NI Chest Heart and Stroke is calling on the Executive to work with it to help stop a possible ‘tsunami of sickness.’ The charity has found that because of COVID-19, many people with chest, heart and stroke conditions have been missing out on vital health care and regular outdoor exercise since March. We believe this will lead to significant increase in illness in the coming months.
Our concern is based on feedback received from the more than 20,000 support calls we have made to people with long-term conditions during the coronavirus crisis. 98% said the support made them feel less lonely and isolated, while 95% felt less anxious. 92% said it helped them keep physically active.
Evidence from many people we support suggests that they are living in almost complete isolation.
Ivan Black (67) from Belfast has a serious lung condition. He said: “Before COVID-19, I exercised in the gym and met other people living with respiratory conditions at my local NICHS Breathing Better Group. I’ve got to the stage now that I don’t like leaving the garden and people are afraid to come and visit in case they pass on the virus. My world has got so much smaller and my health is deteriorating. Less than a year ago, I was able to walk around the Stormont Estate, but these days I’m lucky if I have the strength to walk to the garden gate. Since March I’ve also avoided calling the doctor unless I feel it’s serious because I know they’re busy and I don’t want to be a burden or cause a fuss.”
NICHS is making this plea to the Executive as it launches its new campaign, ‘Still Caring through COVID’. The campaign, which is supported by MACE, a long-term charity partner, aims to draw attention to the fact that our services – re-designed to take account of restrictions - are still supporting people across Northern Ireland, despite the virus. But the authorities need to engage with and invest in the charity so services in the community can be scaled up to help people stay well and manage their chest, heart and stroke conditions throughout the duration of the COVID-19 pandemic.
Neil Johnston, Public Affairs Manager at NICHS, said: “We are concerned that with so much focus on telling people to isolate and a significant period where access to normal health services has been restricted by COVID-19, the country might be facing a tsunami of sickness in the next few months as a result. The situation could become critical as we face winter flu pressures and rising waiting lists, which include more than 200 people already waiting more than a year for their first appointment with a cardiologist. The health and social care system need to act now to do more to help those with existing conditions who have been living isolated and restricted lives in recent months. Now, more than ever, the NI Executive must work with partners in the voluntary sector and fund an expansion of community support.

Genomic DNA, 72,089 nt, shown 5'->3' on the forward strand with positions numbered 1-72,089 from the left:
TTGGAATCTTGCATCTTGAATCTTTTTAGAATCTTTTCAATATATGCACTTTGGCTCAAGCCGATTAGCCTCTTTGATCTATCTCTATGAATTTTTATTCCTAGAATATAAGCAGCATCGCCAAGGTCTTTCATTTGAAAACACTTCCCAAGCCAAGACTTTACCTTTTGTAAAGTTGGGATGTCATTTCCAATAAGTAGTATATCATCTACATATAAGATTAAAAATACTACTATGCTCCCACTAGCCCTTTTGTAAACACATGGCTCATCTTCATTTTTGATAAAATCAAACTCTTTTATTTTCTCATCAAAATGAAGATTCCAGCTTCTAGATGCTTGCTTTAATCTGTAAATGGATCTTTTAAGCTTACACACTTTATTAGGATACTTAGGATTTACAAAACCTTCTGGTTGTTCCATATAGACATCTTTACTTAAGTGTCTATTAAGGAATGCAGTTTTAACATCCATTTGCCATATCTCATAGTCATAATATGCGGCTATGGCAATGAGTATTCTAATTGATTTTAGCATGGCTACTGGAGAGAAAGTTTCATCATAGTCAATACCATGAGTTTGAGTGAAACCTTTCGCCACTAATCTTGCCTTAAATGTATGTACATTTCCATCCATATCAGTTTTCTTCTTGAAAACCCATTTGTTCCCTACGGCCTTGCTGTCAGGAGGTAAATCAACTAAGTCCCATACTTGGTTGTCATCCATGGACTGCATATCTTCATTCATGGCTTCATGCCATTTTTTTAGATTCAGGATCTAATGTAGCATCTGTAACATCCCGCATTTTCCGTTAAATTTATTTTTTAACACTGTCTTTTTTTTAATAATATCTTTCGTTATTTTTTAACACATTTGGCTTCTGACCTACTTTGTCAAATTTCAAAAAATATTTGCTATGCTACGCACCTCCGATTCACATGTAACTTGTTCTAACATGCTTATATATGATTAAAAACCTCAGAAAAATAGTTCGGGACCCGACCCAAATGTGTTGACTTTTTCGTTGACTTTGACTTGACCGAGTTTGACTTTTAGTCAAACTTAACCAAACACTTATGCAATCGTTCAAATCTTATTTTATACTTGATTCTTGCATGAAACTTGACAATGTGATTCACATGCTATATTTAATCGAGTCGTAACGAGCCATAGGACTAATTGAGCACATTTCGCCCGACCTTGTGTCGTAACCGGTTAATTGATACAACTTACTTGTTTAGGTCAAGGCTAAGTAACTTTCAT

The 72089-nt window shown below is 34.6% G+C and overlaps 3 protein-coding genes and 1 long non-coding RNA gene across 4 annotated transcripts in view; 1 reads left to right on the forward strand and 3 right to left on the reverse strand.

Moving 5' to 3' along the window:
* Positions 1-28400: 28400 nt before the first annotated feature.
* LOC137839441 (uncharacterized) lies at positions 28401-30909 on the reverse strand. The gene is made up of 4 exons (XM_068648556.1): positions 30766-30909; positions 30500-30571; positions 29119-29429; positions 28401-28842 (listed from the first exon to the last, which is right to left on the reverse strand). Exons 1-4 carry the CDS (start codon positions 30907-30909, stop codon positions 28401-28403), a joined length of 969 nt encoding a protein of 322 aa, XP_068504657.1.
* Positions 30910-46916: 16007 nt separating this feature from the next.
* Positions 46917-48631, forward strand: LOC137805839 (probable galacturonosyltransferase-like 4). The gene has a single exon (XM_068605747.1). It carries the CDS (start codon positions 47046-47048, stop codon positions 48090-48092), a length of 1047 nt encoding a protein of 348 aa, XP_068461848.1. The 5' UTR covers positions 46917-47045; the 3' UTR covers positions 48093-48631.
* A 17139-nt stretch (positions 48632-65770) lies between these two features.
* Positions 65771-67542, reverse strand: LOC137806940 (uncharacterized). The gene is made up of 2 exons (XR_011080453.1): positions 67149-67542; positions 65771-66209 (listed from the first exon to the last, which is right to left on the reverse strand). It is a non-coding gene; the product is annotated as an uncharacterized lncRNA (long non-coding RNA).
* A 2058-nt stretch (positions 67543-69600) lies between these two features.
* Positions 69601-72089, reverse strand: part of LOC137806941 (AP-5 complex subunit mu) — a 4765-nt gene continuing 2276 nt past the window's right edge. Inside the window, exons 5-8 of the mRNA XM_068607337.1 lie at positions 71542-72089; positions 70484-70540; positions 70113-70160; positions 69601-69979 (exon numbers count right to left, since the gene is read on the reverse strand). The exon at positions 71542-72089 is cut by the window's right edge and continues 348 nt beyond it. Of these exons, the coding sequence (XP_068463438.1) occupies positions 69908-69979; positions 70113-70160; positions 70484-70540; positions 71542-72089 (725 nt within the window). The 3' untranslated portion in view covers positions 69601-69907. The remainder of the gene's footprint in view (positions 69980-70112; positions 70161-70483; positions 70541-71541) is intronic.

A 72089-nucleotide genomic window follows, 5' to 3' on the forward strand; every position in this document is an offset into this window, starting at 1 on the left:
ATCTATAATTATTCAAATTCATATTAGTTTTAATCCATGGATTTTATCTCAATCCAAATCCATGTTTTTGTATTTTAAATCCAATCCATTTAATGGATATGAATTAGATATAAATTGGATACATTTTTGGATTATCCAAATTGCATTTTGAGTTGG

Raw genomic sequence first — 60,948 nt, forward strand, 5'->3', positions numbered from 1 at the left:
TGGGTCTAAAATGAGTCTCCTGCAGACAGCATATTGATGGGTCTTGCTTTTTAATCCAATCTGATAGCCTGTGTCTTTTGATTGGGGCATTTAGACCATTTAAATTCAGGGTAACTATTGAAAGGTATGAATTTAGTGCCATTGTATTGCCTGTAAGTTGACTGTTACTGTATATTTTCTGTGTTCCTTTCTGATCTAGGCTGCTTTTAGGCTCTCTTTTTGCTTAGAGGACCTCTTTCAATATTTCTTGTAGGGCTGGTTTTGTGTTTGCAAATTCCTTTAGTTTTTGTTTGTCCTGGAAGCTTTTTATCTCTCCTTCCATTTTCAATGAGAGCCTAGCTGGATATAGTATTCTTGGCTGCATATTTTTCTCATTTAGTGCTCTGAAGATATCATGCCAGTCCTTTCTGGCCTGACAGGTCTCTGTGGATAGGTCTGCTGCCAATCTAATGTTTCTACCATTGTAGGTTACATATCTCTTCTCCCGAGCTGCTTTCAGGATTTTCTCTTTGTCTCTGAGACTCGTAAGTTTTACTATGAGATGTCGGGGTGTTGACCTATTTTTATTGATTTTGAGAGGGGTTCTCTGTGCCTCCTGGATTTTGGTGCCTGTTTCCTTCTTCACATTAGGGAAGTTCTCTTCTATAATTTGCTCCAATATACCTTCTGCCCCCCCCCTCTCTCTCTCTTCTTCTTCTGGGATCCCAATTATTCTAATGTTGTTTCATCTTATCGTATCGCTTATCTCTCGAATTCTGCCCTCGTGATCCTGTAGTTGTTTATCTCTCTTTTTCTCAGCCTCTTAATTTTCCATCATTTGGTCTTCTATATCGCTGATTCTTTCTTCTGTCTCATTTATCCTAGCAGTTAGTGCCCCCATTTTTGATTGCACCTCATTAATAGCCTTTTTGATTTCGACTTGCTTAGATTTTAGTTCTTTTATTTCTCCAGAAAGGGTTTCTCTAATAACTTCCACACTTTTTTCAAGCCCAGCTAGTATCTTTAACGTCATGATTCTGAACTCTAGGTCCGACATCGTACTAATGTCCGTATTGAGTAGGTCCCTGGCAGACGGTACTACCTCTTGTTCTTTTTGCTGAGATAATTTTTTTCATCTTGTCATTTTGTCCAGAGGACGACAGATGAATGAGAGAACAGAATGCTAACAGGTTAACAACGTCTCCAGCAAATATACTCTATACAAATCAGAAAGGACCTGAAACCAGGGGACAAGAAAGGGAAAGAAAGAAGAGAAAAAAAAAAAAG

“Despite the obvious huge reduction in fund raising during the pandemic, we have continued to provide a range of vital services to our most vulnerable individuals and communities through COVID-19. However, further funding is essential to ensure community services can be provided throughout all parts in NI.
“At the moment, we only get 50% of the cost of stroke services we provide on behalf of the government, and nothing for respiratory services. These respiratory services alone cost us £250,000 a year and save the Health Service £650,000. Elsewhere in the UK, these services receive better than 100% government funding. We’ve also set up a COVID-19 Recovery Service to meet an increasing need, again with only the support of public donations. It is vital that government addresses this under investment and works with us to meet the challenges ahead.”
Ivan Black, who uses a portable oxygen cylinder for his lung condition, said: “Having NICHS help at the end of the phone is so important and has helped me to keep fighting, but I need to get out to increase my exercise levels. Walking round the garden just isn’t enough. My health isn’t good now. I try to keep going, but I’m so tired. My wife Margaret and I know that living in fear is no way to live, but we understand that we live in extraordinary times and we’re not the only ones who are feeling trapped in their house. The longer this goes on, however, the more the fear sets in and the more I’m scared of everyone.”